What Do Your Stories Tell?

Last updated 7 Nov 2016 . 5 min read

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“Some double the stake

 Some play blind

 I just have a high card

I read people and their minds”

Malini, who was not particularly close to her family revealed that she has always had an imaginary family she interacted with. It had 3 men from three different generations.

  • The first was a father figure who pampered her.
  • The second was a highly supportive guy in her age-group, successful in his profession, who was perhaps a friend, a classmate or a brother. There was clearly no romantic association with this guy and, his dedication to his partner was exemplary
  • The third was a school-going child who was witty and brilliant, and looked up to her.

She shared her woes and achievements with these three guys, had long conversations, and also participated in the banter between them. She wanted to hone her writing skills, to weave these characters into a story. They were so alive in her imagination, that they felt real. And she easily befriended people, who resembled any of these three.

1. What does this story tell me about her?

  • She pined for unconditional love.
  • She needed companionship.
  • She needed acceptance as an individual, devoid of any role play.
  • She wanted the support of a successful and influential person, to further her own goals.
  • She was clear that a romantic relationship could not fulfil her needs.
  • She missed not having a baby.
  • She wished to relive her childhood through a child.
  • She was not keen on familial responsibilities.
  • She was not very comfortable in the company of women.
  • She was capable of giving, but wanted to be appreciated for that. It was not a selfless act.

When I shared my interpretations with her, she confessed that she was an ambitious person and had found family to be a restrictive factor. She did not enjoy playing the role of a stereotypical daughter, wife or daughter-in-law and, did not like demands being placed on her. She felt that it was all a thankless job and her support was taken for granted. She felt that romantic relationships were demanding, and she preferred an easy camaraderie. She had very few women friends, as she found them to be judgemental.

Close enough?

2. There are people we term as ‘congenital liars’, since they keep lying without having to gain anything from it. They are actually living out the life, which they had always wanted to. But they commit the error of verbalising it, maybe to enjoy the awed response from people around them. Try to change the topic (knowing the hollowness of it all) and they will repeat the same story with renewed emphasis, saying “Maybe, you did not get that ….. “.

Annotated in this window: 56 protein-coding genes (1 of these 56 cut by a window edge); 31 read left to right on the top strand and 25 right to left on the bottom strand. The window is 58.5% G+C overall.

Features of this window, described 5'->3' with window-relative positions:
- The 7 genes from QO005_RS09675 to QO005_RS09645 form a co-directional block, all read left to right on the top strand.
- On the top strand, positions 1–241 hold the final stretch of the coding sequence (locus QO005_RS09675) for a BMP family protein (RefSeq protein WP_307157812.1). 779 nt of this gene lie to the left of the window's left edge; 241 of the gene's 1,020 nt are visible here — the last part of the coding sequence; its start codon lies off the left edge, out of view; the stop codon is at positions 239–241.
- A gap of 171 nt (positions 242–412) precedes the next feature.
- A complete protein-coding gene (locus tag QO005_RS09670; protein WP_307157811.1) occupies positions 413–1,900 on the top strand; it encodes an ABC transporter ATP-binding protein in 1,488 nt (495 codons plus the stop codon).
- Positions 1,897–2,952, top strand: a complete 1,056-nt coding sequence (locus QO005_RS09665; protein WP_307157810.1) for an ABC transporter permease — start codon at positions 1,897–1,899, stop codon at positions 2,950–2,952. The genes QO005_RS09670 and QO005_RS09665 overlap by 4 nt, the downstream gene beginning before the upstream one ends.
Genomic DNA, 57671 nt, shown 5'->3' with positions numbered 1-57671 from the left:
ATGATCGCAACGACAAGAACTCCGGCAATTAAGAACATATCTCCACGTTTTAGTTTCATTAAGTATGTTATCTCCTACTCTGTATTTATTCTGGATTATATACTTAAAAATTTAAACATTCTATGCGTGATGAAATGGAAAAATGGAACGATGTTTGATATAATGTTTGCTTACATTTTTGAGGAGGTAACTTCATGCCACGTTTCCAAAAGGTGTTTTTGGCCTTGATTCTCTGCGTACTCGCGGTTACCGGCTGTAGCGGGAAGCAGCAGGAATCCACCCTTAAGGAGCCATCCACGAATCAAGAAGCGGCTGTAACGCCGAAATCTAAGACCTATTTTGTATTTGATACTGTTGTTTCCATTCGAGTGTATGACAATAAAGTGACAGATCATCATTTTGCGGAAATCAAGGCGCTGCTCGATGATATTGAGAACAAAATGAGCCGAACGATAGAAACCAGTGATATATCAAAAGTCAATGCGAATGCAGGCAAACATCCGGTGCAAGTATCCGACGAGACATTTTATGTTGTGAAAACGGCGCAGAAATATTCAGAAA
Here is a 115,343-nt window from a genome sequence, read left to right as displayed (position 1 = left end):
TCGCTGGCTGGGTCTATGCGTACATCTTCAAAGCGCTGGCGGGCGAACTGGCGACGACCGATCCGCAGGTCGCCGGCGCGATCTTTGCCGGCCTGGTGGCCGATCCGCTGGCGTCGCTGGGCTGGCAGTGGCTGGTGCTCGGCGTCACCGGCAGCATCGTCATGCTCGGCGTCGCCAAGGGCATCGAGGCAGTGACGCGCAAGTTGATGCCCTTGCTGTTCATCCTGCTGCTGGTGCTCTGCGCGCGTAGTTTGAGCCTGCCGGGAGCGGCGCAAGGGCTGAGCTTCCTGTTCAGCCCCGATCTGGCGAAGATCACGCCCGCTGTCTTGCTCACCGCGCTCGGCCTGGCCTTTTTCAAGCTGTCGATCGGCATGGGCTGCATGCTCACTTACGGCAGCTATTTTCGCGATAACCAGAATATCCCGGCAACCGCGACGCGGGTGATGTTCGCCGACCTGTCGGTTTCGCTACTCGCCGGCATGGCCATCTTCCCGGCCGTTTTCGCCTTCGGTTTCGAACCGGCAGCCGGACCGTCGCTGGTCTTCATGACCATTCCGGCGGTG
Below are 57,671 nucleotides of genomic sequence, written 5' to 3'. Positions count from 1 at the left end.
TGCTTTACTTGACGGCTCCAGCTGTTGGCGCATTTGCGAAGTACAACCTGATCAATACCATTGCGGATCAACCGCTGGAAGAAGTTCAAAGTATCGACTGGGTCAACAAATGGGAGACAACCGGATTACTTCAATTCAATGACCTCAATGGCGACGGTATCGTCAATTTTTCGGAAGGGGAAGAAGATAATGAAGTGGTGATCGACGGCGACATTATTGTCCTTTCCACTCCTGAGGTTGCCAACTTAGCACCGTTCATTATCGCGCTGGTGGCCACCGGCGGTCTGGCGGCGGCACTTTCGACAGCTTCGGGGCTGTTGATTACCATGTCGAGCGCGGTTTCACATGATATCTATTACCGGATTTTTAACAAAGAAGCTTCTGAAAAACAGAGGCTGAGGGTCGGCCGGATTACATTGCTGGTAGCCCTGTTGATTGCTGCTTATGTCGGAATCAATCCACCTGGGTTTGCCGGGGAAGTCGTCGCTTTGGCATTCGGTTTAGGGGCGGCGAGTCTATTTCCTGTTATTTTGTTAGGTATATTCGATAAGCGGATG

3. Namita, who was brought up in the posh environs of a metropolitan city, moved to a small town after marrying her sweetheart. She kept repeating the stories of her younger days, her dreams and ambitions, and the encounters with celebrities residing in the neighbourhood, well, several hundred times. These stories got laced with more and more imaginary details, with each repeated narration. The children were encouraged to take up whatever she had left unfinished. Clearly, she had missed out on a life she wanted to lead, and was romanticising it.

4. An old man who has lived a difficult life, paints glorious pictures of his past while talking to his peers on an evening walk, or his grandchildren. It makes me wonder if he has blocked out the unpleasant facets of his life from memory, or if a faint awareness of reality still lingers on in moments of solitude.

I still flinch at the memory of some ‘faux pas’ statements made in the distant past to people I haven’t seen in years. I wish to meet those people again to clarify that I had not meant any harm. Do they still remember the incident or associate it with me in a negative manner? I don’t know. But I keep reliving those forgettable moments.

It is all a painstaking effort to live a life we had wished for. It is unfinished business.

‘Finish’ the story

Do we need to silence these inner voices, and the consequent enactment of scenes?

If we understand the deep rooted desires behind these stories, we might work at a plan to achieve them. Or accept that it is over, and there is no possibility of fulfilment. It will push us towards creating new stories – real and achievable.

As the Scottish psychiatrist R.D. Laing says,

One must overlay this devastation by a new consciousness...”,

albeit a more active and action-oriented one.



Reena Saxena
Reena Saxena is a coach, trainer, content developer, published poet and blogger. She comes from a BFSI background.

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